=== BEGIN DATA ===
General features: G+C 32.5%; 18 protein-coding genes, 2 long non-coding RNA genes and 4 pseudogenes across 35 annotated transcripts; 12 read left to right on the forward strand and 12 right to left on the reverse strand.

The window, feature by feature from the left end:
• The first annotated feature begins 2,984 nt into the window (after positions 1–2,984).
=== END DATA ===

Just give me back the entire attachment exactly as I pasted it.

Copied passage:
General features: G+C 32.5%; 18 protein-coding genes, 2 long non-coding RNA genes and 4 pseudogenes across 35 annotated transcripts; 12 read left to right on the forward strand and 12 right to left on the reverse strand.

The window, feature by feature from the left end:
• The first annotated feature begins 2,984 nt into the window (after positions 1–2,984).